A blog by Molly Field
Argentinian choreographer Amparo González Sola’s newest piece If Every Rock is a Hole does not shy away from its quietly-deafening potential. Inviting the audience to sit with her in contemplative silence, González Sola explores the bright, white space through a series of gestures, unsettling sequences and seemingly impossible poses. Meditative in practice, the artist stretches, writhing, towards the overhead lights. She is reminiscent of nature, reaching towards the sun for warmth, grounding and visibility.
As part of a larger project on reciprocity, González Sola locates her piece within discussions questioning colonial and patriarchal thought. I was particularly struck by ideas of voyeurism and female performativity as we, the audience, allowed (and even, willed) González to stretch herself into unnatural shapes for us, all contorted limbs and flexed feet. Shapes that, with desperate exertion, left the artist shaking and avoiding the surrounding eyes. As if privy to her own gender performance, González Sola would often join the audience, sitting amongst the cushions and voyeurs, contemplating.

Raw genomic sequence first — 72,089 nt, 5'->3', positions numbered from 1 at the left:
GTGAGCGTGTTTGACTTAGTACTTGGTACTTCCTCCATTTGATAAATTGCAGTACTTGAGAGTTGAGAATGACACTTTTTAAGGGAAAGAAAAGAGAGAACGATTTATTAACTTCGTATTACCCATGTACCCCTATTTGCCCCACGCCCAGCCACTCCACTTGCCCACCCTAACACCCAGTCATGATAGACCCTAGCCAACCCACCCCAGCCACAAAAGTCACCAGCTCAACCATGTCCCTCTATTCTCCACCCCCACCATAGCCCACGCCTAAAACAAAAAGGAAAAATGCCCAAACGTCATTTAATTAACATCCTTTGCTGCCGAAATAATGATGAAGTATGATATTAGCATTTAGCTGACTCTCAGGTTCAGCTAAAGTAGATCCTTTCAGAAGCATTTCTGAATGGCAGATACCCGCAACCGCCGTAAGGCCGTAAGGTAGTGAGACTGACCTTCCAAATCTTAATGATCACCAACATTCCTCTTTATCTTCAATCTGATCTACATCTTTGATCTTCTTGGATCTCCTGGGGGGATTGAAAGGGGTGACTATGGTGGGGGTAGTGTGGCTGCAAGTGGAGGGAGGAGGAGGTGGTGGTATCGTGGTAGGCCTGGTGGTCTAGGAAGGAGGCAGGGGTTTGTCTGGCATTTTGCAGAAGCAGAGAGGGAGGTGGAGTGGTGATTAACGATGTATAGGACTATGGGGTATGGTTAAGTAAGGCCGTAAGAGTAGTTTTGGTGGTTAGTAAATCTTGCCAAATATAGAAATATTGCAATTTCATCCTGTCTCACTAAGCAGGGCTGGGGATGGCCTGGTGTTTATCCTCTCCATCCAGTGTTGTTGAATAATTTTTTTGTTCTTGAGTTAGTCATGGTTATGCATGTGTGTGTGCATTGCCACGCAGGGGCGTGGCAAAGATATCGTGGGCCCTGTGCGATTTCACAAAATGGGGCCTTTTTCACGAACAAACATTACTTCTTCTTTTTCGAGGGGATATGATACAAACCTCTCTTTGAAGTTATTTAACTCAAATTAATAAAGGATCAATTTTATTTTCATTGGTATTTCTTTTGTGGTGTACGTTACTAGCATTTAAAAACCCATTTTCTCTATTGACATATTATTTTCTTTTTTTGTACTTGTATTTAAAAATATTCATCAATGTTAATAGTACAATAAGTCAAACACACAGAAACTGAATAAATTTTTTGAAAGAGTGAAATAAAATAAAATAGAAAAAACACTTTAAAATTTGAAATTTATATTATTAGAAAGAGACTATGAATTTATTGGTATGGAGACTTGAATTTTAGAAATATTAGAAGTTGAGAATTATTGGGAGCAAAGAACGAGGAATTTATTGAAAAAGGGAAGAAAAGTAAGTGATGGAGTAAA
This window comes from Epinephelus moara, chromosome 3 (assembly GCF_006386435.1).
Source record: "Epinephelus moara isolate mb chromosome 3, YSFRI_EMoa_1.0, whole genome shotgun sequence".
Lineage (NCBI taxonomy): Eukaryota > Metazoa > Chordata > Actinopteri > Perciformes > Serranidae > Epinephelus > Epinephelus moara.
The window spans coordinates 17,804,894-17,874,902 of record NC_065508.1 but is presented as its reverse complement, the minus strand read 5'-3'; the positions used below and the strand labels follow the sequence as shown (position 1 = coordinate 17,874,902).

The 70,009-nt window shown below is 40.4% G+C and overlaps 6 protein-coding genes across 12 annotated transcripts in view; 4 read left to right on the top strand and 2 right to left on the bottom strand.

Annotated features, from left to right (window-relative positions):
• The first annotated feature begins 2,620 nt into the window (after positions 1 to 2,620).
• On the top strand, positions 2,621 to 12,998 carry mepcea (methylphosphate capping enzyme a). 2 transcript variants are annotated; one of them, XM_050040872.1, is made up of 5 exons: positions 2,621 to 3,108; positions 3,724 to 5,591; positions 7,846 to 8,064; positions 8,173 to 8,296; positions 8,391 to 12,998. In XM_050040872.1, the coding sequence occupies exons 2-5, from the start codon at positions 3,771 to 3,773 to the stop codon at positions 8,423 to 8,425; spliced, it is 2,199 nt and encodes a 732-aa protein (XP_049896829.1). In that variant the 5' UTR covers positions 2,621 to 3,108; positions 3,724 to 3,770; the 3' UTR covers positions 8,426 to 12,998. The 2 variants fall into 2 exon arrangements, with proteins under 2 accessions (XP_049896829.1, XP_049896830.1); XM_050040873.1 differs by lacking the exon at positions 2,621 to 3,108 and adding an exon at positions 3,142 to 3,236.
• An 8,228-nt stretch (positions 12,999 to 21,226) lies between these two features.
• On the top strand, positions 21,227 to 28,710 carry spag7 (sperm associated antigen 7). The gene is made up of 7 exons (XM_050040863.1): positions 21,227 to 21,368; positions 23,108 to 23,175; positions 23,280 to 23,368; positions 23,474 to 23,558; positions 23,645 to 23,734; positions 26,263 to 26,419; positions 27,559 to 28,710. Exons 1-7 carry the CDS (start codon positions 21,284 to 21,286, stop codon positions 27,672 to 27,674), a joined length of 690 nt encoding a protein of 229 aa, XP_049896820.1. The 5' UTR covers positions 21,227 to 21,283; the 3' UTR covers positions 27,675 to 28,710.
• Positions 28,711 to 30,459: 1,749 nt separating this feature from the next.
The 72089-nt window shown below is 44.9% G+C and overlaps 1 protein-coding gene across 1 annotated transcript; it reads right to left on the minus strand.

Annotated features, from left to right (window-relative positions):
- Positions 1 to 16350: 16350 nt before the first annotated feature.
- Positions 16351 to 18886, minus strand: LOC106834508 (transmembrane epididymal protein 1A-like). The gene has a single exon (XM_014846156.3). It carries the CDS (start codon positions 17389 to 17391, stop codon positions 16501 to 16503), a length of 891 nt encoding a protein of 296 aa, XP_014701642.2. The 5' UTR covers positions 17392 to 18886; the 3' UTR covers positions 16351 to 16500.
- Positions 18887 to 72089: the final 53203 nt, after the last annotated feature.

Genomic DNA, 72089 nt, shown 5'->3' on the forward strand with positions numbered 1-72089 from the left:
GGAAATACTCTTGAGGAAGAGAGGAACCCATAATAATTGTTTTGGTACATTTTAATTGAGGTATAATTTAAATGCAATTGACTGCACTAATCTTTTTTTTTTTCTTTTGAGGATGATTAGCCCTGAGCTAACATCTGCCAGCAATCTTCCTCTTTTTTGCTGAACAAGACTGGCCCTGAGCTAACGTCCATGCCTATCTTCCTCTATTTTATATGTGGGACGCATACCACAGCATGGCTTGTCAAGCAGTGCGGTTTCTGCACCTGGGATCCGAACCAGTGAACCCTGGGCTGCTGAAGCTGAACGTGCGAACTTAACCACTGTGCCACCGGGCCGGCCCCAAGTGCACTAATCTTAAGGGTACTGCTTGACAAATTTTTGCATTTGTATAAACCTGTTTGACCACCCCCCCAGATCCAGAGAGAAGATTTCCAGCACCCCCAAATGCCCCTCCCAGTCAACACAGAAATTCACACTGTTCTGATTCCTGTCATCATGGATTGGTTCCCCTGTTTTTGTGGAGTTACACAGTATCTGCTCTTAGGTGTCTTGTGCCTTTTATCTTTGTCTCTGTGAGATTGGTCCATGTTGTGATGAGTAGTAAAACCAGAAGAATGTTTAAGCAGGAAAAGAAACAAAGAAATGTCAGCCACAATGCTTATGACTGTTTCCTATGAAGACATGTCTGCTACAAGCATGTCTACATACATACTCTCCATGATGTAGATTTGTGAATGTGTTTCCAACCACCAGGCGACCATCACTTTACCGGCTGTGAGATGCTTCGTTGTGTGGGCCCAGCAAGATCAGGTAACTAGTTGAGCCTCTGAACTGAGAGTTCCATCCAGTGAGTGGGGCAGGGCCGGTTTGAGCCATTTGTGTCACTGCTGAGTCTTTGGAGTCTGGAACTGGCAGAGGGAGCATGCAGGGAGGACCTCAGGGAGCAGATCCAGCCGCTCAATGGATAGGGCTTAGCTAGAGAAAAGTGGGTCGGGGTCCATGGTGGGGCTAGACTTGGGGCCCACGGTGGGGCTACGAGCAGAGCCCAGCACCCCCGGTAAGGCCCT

The performance ended with darkness; liquid ink dripping from González Sola’s pores. The words she did not say but implored us to hear, rendering herself both active and passive, both object and subject, both strong and fragile.
If Every Rock is a Hole is currently undergoing its Dutch premiere at Theater Kikker, Utrecht, as part of the ongoing, performing arts programme of the 2022 SPRING Festival. To learn more about Gonzalez Sola’s politically-poetic piece, read our interview with the artist here as well as having a browse of the rest of SPRING’s agenda here.